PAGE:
Can you explain why the FDA used this approach for expanding the indications for thoracic endografts in particular?

This innovative approach for evaluating and labeling thoracic endografts has been in the works for many years, as described in the August 2009 FDA Insights column in Endovascular Today. In 2008, we met with representatives from industry, the Society for Vascular Surgery, the Society of Thoracic Surgery, the Society of Interventional Radiology, and the American Association of Thoracic Surgeons to discuss how to best evaluate endografts to support labels that would cover the many ways they were being used since their first approval for the treatment of aneurysms in 2005. There was general consensus that it would be difficult to complete separate studies for every lesion type that could be treated with an endograft. Also, well-defined clinical guidelines for when to treat every type of lesion were not available; that is, there was a lack of information to drive the development of appropriate selection criteria for such studies.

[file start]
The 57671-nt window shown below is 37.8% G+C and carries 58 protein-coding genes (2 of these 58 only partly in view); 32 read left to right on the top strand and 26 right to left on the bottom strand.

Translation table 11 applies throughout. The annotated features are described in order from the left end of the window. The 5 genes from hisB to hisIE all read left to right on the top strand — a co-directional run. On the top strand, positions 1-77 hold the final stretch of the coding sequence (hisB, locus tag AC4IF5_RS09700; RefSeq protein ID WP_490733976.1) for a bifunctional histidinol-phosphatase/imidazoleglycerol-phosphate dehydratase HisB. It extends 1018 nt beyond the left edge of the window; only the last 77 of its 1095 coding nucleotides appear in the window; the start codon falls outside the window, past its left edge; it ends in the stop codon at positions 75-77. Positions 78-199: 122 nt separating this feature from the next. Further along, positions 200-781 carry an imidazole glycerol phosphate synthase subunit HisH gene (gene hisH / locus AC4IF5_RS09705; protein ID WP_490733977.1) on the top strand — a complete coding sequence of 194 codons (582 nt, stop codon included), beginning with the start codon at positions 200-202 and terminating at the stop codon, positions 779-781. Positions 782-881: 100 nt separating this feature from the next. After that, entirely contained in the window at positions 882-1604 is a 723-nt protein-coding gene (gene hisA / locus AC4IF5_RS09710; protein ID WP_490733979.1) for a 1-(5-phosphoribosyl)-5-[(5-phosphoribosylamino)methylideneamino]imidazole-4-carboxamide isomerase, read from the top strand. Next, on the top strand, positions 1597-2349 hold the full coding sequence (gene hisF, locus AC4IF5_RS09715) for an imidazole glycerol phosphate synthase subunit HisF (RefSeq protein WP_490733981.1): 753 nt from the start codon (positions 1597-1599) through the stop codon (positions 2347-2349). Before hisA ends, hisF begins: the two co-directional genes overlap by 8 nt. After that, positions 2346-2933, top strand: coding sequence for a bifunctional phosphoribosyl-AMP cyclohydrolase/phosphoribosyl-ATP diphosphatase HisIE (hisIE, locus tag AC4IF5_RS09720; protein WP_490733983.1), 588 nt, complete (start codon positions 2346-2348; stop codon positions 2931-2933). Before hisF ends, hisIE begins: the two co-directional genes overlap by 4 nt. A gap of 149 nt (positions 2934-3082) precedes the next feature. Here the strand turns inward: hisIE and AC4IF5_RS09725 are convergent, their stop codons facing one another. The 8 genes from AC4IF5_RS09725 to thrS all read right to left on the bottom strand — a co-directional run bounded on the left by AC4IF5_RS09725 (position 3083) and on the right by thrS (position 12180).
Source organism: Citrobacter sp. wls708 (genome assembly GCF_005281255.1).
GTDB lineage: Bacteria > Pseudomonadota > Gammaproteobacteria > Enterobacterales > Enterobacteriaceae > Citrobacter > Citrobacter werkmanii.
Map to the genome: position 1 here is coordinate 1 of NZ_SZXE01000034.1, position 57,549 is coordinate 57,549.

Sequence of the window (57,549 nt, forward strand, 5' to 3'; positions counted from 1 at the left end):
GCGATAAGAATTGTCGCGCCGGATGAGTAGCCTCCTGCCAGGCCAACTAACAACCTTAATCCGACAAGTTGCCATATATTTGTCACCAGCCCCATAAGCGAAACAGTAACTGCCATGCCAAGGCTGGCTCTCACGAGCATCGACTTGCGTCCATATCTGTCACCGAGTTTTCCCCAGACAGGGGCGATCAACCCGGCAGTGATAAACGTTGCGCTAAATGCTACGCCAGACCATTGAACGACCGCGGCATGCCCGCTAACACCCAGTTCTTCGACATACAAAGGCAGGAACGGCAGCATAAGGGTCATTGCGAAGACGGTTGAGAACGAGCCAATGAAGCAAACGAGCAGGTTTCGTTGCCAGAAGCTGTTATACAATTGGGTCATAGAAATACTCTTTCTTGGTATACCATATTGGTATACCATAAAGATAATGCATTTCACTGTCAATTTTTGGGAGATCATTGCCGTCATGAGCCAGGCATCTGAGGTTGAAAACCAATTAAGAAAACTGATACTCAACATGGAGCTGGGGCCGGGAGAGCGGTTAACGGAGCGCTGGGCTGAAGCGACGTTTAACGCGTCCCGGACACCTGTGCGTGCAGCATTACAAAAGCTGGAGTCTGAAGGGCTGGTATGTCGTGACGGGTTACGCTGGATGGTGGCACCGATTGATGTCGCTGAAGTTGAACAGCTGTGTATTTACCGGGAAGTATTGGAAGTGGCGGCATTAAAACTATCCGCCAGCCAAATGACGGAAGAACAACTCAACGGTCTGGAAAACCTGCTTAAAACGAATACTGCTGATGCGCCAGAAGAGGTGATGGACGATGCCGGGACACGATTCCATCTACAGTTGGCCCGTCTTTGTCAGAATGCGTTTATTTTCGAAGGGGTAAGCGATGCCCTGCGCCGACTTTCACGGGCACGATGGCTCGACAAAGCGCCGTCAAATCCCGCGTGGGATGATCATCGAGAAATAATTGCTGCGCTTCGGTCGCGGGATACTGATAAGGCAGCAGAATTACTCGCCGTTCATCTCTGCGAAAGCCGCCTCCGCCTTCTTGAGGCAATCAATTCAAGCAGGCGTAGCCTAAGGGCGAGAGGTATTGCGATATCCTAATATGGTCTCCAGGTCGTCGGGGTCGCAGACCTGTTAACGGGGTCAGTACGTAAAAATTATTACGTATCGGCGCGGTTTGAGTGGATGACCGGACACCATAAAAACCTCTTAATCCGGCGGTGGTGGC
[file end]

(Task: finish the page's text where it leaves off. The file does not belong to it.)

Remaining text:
What solution was suggested to get more uses of these devices on label?

Based on the discussion during the meeting, the FDA agreed to the concept of allowing a broad indication for an individual endograft for the treatment of descending thoracic lesions (rather than specifying the lesion types in the device label) with the submission of adequate safety and effectiveness data for the treatment of aneurysms, transections, and acute complicated type B dissections.

Why were these particular lesion types selected?

We agreed that aneurysms, acute complicated type B dissections, and transections were the most common and clinically significant descending thoracic aortic pathologies treated with endografts. Also, appropriate studies were relatively easy to develop, as the criteria for treatment were well established for these pathologies.

What information did you expect to get from each of the studies?

Data from clinical studies for the treatment of aneurysms and acute complicated type B dissections would address delivery and deployment, as well as seal and fixation, within a broad range of anatomical variation. Transection data would include the evaluation of focal aortic lesions in more angulated, smaller aortas and the problems of bird-beaking and collapse that were reported in the literature, most commonly with the treatment of transections.